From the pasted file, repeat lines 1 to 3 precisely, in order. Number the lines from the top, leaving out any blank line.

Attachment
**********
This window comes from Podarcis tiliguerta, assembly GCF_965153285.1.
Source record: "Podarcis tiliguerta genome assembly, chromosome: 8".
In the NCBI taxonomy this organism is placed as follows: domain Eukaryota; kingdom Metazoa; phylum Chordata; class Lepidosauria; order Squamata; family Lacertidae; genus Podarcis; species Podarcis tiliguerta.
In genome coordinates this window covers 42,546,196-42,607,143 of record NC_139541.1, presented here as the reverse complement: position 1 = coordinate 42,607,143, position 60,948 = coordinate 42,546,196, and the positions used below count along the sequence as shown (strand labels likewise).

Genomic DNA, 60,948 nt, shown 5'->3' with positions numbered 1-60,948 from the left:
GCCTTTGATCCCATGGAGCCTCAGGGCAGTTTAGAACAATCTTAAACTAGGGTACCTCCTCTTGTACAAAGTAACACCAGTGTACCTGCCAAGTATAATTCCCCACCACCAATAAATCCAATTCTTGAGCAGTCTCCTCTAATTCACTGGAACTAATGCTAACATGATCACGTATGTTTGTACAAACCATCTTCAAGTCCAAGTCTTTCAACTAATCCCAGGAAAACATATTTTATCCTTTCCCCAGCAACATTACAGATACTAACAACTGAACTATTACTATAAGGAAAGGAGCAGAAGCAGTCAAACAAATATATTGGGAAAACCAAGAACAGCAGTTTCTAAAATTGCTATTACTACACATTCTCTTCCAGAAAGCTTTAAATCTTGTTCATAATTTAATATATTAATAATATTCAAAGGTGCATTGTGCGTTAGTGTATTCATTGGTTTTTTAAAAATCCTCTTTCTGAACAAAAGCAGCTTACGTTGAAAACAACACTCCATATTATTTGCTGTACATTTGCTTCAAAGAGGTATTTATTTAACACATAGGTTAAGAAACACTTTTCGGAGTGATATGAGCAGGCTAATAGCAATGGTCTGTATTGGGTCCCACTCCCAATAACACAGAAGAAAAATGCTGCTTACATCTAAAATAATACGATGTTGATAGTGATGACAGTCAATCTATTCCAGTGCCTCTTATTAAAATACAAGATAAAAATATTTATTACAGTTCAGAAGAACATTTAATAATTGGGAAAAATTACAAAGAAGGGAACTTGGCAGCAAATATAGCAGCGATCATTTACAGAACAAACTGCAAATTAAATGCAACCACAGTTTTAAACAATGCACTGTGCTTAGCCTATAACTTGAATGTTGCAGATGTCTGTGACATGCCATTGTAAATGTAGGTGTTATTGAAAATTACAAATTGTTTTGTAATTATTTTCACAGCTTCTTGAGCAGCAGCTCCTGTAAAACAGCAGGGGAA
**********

This window comes from Podarcis tiliguerta, assembly GCF_965153285.1.
Source record: "Podarcis tiliguerta genome assembly, chromosome: 8".
In the NCBI taxonomy this organism is placed as follows: domain Eukaryota; kingdom Metazoa; phylum Chordata; class Lepidosauria; order Squamata; family Lacertidae; genus Podarcis; species Podarcis tiliguerta.